Recently we published the first of a new series looking at the lessons we can learn in medicine from Stephen Covey’s legendary book ‘The Seven Habits of Highly Effective People’. A lot of this is relevant to our everyday lives as well as our careers, and you definitely don’t need to have an interest in medical leadership for this book to really change your outlook on life. In Part 2, we’ll look at Stephen Covey’s second habit: ‘begin with the end in mind’. I’ll talk about what I learned from this and how it relates to Medicine.
[DDET What does it mean to ‘begin with the end in mind’?]
When you read this I guess it’s unlikely that you’re actually at the ‘beginning’ of something like a new job or taking on a new responsibility. That doesn’t matter. The beginning is right now. Because, starting from right now, we should all really know what we’re trying to achieve in our careers or our lives. How often do you really think about that? I don’t mean making general career choices like what to specialise in; and I don’t mean general feelings like ‘I just want to be good at what I do’. This is about asking: what do you really want to achieve in life, no matter what happens? What do you want people to say about your career at your retirement party? And why?
In the book, Stephen Covey gets a bit deep and asks what people might say about us when we’ve died. What’s most important?
“One man asked another in the death of a mutual friend, ‘How much did he leave?’ His friend responded, ‘He left it all'”.
– Stephen Covey
When we’re rushing through the daily grind and competing against each other to climb up the greasy career pole, it’s worth stopping to think about things like that now and then.
[DDET How do we set about achieving the ‘end’ we have in mind?]
If we’re going to get to the ‘end’ that we have in mind, we have to ask what we’re doing right now that’s really helping us to get there, and what we’re doing that’s actually just irrelevant. It’s very easy for us to be very busy doing lots of things that really don’t help us to get to where we really want to be. I’m sure that most of us are pretty familiar with that. We take on jobs and roles that seem like a good thing to do at the time. It could be taking on extra clinical hours or accepting an extra teaching commitment. When you relate them to what you actually want to achieve in your career, do they really help you to get to that or are they just distractions? If the latter, are they actually taking you in a totally different direction than the one that you want to head in?
Obviously, we should be asking why we’re doing that! Is it for money? (Is that the ‘end’?). Is it for esteem, career progression, something else? And does any of that really matter or is there something higher that you really should be aiming for?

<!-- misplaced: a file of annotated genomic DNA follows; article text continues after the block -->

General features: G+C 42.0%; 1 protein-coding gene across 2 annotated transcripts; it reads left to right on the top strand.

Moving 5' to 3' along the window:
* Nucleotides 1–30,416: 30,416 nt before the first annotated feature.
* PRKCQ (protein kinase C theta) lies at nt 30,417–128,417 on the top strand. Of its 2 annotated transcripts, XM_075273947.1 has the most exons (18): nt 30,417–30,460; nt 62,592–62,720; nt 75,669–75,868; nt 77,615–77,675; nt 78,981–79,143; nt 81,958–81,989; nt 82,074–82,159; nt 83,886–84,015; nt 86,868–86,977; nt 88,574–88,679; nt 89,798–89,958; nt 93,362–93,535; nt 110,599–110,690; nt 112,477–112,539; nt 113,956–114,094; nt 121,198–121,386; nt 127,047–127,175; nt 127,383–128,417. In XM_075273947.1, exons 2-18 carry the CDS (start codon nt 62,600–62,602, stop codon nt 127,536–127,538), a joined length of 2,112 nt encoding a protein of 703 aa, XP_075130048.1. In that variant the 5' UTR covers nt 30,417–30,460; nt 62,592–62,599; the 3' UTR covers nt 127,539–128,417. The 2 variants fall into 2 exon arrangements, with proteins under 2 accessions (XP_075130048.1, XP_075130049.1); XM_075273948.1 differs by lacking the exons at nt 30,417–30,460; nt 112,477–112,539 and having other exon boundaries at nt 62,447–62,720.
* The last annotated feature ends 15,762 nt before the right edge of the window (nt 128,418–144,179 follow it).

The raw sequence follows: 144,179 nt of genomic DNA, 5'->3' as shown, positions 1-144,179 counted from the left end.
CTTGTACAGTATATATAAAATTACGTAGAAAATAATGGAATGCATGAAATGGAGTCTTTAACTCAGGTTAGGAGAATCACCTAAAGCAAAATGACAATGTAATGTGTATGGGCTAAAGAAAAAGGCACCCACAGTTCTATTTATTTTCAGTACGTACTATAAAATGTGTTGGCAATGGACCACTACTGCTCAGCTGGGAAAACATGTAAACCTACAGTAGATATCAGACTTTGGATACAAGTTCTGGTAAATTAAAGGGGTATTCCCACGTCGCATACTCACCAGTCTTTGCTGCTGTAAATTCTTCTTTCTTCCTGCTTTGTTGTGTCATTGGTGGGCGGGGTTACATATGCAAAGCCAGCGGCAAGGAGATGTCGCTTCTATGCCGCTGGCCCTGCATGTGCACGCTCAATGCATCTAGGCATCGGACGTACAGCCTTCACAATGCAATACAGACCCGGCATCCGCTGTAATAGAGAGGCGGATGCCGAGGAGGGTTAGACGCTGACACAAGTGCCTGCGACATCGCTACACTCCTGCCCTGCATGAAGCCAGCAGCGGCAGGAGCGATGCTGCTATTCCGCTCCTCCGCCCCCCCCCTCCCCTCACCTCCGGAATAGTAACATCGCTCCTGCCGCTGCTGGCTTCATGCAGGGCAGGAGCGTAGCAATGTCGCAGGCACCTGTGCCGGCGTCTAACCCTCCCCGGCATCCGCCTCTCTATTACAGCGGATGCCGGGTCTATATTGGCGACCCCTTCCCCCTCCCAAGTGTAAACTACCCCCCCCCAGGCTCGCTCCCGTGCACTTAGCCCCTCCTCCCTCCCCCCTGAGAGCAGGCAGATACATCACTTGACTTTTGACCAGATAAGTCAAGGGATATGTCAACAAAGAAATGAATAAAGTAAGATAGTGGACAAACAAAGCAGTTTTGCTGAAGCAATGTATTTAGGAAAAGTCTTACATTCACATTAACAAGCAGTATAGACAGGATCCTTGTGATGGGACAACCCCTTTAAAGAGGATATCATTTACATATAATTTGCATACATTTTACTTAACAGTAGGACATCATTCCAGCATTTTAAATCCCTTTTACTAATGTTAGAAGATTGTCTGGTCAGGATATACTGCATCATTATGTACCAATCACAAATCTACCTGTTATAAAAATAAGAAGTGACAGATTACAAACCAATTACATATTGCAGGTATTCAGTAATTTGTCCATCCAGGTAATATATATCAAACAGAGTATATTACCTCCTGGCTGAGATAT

Here’s where this 2nd habit links with the first. To ‘begin with the end in mind’, we also have to be proactive, take difficult decisions and shape ourselves into what we want to be:
“We are either the .. creation of our own proactive design, or we are the .. creation of other people’s agendas, of circumstances, or of past habits”.
– Stephen Covey
Can that explain a lot of what’s in own job plans, and even our own lives? If so, what are we going to do about it?! There’s little point in moaning about the things we can’t change (our Circle of Concern). We should be concerned with what we can change (our Circle of Influence) in order to point our lives in the right direction. There may be many things about your current situation that you find frustrating. (I bet you can’t name one doctor who doesn’t!) But Stephen Covey advises us to focus on the things we can do to sort that out – not on the things that are outside our control. [/DDET]
[DDET So can you actually write down what the ‘end’ is that you have in mind?]
This is really worth thinking about. Do you know what you want to achieve in life? Are you just taking it one step at a time? Are you making yourself a victim of circumstance? Or are you really controlling the way that your life goes?
In ‘The Seven Habits’, Stephen Covey asks readers to do something that might sound a bit warm and fluffy – to write a personal mission statement. You might not like this idea. But why not give it a try? I found it really hard, but that was probably because I hadn’t actually thought about what I wanted to achieve in any detail. Are you the same? Does that worry you?! Perhaps it should. If you don’t know what success looks like, how will you ever achieve it?